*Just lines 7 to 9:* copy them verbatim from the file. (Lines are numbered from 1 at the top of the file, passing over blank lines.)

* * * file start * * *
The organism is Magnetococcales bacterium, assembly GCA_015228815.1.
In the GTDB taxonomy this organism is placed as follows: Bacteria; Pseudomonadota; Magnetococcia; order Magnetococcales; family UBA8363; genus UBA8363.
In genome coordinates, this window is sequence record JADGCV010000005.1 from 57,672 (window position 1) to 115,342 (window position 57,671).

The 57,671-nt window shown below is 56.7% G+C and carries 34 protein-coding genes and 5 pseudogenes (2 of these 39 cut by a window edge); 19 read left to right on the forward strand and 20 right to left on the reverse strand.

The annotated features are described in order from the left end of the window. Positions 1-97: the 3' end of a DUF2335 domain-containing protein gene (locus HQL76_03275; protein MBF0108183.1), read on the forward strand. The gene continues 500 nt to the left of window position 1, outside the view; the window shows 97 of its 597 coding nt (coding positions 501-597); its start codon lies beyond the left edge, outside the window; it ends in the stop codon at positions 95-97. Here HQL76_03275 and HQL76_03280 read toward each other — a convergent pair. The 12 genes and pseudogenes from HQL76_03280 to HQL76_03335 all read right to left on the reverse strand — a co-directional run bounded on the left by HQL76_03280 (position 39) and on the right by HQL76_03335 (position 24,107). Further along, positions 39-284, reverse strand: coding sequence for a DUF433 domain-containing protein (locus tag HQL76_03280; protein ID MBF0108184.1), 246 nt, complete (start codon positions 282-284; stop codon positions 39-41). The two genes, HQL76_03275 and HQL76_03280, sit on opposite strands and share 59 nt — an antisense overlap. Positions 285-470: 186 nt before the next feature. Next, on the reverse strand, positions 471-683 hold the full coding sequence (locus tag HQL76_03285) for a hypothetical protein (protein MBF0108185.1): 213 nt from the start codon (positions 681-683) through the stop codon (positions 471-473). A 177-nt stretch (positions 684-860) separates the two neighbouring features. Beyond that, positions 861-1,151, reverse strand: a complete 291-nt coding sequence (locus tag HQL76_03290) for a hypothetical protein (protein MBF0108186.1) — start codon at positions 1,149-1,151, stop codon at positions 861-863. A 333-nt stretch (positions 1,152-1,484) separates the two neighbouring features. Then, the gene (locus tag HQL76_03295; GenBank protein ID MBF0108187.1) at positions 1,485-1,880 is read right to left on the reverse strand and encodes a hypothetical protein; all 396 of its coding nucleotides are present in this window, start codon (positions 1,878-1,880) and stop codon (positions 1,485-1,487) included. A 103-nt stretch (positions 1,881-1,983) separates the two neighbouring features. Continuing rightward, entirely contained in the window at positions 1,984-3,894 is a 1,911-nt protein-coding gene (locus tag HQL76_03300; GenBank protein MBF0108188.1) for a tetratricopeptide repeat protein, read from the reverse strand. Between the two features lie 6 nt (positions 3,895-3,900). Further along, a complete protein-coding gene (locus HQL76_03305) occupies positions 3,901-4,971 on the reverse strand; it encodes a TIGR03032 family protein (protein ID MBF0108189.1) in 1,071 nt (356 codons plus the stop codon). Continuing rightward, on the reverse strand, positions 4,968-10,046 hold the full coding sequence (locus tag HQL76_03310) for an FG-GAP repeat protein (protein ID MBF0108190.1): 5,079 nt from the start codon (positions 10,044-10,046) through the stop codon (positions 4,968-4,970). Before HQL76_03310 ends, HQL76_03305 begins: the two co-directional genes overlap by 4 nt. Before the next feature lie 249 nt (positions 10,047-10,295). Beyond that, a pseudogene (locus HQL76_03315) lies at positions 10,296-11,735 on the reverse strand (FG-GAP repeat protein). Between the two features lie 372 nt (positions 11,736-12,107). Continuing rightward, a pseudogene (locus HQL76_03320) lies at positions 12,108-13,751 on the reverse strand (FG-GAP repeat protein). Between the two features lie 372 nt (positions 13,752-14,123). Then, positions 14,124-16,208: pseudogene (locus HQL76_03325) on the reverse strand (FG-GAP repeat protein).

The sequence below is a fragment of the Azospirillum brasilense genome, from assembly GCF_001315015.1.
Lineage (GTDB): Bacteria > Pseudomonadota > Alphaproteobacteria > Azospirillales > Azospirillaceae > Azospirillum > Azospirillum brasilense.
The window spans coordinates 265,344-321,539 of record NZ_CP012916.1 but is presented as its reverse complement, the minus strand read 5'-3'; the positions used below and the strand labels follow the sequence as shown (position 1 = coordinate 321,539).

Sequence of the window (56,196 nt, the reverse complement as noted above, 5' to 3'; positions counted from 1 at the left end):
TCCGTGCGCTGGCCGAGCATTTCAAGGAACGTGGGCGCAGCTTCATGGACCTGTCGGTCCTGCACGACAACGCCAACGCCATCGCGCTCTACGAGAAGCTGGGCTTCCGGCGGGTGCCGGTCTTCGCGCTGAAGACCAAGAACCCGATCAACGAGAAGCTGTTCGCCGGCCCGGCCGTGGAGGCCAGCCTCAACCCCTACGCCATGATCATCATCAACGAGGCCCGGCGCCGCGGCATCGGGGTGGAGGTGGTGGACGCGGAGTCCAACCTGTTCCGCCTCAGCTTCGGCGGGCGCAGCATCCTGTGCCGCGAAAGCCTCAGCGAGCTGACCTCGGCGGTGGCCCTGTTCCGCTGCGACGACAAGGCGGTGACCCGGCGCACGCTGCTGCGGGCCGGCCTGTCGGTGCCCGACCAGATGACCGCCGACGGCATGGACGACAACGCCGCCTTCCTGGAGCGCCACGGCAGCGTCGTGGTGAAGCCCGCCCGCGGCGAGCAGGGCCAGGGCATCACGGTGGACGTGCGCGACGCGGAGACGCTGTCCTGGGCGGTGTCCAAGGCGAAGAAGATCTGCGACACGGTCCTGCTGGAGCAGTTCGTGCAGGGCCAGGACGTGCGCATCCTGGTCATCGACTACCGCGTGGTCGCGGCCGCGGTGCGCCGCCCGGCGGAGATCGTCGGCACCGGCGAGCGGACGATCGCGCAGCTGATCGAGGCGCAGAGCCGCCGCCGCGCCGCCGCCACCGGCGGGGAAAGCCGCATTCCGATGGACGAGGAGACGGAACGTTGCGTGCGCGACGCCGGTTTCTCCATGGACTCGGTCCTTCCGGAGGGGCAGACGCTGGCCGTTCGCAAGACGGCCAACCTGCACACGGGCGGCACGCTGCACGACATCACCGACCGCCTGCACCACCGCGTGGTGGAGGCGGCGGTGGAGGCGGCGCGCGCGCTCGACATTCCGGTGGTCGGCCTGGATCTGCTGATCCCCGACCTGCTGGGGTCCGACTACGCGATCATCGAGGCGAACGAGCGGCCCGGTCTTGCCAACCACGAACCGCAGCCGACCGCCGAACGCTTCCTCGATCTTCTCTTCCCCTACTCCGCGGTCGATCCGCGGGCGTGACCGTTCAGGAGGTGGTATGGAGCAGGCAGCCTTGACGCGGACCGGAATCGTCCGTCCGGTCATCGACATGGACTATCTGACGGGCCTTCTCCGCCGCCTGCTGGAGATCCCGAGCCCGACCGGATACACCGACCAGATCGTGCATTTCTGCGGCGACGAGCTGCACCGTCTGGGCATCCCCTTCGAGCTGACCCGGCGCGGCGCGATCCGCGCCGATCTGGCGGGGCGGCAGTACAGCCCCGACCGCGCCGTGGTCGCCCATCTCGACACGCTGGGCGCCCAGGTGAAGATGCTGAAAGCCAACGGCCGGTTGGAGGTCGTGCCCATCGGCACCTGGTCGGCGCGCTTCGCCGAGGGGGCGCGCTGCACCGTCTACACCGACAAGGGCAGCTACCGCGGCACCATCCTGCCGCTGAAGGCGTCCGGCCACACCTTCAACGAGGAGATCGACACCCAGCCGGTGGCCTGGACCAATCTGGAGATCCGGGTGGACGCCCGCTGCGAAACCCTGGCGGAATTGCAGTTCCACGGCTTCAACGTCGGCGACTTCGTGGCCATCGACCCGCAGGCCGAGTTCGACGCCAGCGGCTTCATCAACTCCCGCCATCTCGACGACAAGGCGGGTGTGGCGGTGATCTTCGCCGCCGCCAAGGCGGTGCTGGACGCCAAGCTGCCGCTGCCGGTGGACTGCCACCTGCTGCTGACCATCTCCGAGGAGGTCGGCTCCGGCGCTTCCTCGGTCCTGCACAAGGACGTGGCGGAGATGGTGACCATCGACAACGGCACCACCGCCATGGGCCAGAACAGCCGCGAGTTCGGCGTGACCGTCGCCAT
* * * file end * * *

Lineage (GTDB): Bacteria > Pseudomonadota > Alphaproteobacteria > Azospirillales > Azospirillaceae > Azospirillum > Azospirillum brasilense.
The window spans coordinates 265,344-321,539 of record NZ_CP012916.1 but is presented as its reverse complement, the minus strand read 5'-3'; the positions used below and the strand labels follow the sequence as shown (position 1 = coordinate 321,539).

Sequence of the window (56,196 nt, the reverse complement as noted above, 5' to 3'; positions counted from 1 at the left end):